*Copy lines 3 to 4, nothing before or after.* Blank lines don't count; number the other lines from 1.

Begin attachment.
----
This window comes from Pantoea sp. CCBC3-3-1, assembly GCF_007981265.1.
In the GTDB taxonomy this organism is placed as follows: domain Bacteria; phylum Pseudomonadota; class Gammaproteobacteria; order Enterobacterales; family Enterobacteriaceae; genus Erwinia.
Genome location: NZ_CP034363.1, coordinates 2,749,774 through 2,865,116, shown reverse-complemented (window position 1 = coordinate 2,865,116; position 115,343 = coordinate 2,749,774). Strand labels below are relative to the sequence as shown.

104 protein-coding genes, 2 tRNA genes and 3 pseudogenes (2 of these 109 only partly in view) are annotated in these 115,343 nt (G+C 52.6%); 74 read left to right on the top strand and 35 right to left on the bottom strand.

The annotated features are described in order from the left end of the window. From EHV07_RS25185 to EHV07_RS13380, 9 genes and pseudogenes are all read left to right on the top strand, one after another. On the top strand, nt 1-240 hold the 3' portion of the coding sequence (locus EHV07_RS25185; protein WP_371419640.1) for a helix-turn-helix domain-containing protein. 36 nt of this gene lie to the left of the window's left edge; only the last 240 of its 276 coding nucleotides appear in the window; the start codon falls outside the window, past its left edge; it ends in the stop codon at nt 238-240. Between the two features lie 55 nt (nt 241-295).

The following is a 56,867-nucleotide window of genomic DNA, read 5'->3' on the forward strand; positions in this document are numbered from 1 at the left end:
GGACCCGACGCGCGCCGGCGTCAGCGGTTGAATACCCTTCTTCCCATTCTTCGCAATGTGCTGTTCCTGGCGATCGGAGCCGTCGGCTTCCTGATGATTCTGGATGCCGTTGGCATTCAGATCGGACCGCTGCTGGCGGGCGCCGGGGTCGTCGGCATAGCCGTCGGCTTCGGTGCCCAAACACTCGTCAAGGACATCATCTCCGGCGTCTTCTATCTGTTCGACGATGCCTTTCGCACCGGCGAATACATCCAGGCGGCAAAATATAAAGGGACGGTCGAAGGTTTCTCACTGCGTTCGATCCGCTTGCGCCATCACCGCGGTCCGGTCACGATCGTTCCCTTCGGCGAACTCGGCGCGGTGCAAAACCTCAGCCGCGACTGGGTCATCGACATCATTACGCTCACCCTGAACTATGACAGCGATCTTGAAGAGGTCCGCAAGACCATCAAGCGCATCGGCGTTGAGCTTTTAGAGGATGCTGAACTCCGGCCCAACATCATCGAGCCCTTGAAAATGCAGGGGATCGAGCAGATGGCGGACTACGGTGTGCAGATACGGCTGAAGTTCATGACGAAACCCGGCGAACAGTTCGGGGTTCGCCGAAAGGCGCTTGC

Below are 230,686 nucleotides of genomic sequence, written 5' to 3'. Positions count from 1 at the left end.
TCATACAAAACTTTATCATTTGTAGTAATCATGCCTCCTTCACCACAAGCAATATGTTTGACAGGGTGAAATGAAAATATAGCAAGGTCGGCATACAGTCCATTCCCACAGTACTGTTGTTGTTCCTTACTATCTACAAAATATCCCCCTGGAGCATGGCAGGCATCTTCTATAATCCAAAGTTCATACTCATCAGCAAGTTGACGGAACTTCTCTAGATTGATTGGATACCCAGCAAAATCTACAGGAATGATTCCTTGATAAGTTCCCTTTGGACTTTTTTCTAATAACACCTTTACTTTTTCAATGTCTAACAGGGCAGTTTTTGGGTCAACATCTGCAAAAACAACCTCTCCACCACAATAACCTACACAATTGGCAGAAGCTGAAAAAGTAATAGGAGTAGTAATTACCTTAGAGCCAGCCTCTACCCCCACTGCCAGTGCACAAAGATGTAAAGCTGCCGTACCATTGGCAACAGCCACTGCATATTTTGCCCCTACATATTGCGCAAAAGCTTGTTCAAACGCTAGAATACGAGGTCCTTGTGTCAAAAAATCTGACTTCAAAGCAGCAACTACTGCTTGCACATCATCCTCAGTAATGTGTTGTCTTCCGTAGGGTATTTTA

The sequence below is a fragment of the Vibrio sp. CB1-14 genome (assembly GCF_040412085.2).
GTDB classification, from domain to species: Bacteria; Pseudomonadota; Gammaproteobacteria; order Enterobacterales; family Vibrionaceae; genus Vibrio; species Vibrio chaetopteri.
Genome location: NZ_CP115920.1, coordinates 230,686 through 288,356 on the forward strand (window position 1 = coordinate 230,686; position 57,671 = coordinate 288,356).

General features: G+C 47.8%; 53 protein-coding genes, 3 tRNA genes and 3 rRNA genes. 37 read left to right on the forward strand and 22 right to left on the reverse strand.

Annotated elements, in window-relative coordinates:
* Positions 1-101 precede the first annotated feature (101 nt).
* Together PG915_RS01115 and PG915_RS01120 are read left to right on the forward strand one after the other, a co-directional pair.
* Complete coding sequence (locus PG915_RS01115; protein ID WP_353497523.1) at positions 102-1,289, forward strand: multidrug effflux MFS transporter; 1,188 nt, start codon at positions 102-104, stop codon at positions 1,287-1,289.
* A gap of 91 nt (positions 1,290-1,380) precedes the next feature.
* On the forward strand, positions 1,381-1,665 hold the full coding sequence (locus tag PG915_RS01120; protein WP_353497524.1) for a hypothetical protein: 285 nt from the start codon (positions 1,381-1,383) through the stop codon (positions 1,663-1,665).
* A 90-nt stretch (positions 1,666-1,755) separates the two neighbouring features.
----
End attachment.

Genome location: NZ_CP034363.1, coordinates 2,749,774 through 2,865,116, shown reverse-complemented (window position 1 = coordinate 2,865,116; position 115,343 = coordinate 2,749,774). Strand labels below are relative to the sequence as shown.

104 protein-coding genes, 2 tRNA genes and 3 pseudogenes (2 of these 109 only partly in view) are annotated in these 115,343 nt (G+C 52.6%); 74 read left to right on the top strand and 35 right to left on the bottom strand.